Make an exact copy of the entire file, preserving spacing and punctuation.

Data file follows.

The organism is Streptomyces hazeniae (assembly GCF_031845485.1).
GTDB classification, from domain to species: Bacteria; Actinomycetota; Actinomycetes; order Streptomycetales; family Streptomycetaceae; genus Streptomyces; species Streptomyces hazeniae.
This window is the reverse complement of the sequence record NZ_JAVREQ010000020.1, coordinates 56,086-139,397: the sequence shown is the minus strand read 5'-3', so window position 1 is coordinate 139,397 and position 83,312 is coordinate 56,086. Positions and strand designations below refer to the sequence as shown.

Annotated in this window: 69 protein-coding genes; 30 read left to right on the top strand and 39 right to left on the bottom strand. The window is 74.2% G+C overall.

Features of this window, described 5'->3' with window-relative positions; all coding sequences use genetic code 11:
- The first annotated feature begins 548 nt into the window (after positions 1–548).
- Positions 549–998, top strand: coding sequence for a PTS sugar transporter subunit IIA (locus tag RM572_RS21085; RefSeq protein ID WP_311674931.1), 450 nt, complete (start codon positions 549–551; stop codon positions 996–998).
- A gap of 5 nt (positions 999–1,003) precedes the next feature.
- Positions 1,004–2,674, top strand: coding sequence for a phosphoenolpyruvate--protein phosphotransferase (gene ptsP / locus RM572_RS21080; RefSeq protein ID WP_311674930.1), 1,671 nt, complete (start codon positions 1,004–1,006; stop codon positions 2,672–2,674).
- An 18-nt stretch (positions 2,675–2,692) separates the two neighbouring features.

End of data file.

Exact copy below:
The organism is Streptomyces hazeniae (assembly GCF_031845485.1).
GTDB classification, from domain to species: Bacteria; Actinomycetota; Actinomycetes; order Streptomycetales; family Streptomycetaceae; genus Streptomyces; species Streptomyces hazeniae.
This window is the reverse complement of the sequence record NZ_JAVREQ010000020.1, coordinates 56,086-139,397: the sequence shown is the minus strand read 5'-3', so window position 1 is coordinate 139,397 and position 83,312 is coordinate 56,086. Positions and strand designations below refer to the sequence as shown.

Annotated in this window: 69 protein-coding genes; 30 read left to right on the top strand and 39 right to left on the bottom strand. The window is 74.2% G+C overall.

Features of this window, described 5'->3' with window-relative positions; all coding sequences use genetic code 11:
- The first annotated feature begins 548 nt into the window (after positions 1–548).
- Positions 549–998, top strand: coding sequence for a PTS sugar transporter subunit IIA (locus tag RM572_RS21085; RefSeq protein ID WP_311674931.1), 450 nt, complete (start codon positions 549–551; stop codon positions 996–998).
- A gap of 5 nt (positions 999–1,003) precedes the next feature.
- Positions 1,004–2,674, top strand: coding sequence for a phosphoenolpyruvate--protein phosphotransferase (gene ptsP / locus RM572_RS21080; RefSeq protein ID WP_311674930.1), 1,671 nt, complete (start codon positions 1,004–1,006; stop codon positions 2,672–2,674).
- An 18-nt stretch (positions 2,675–2,692) separates the two neighbouring features.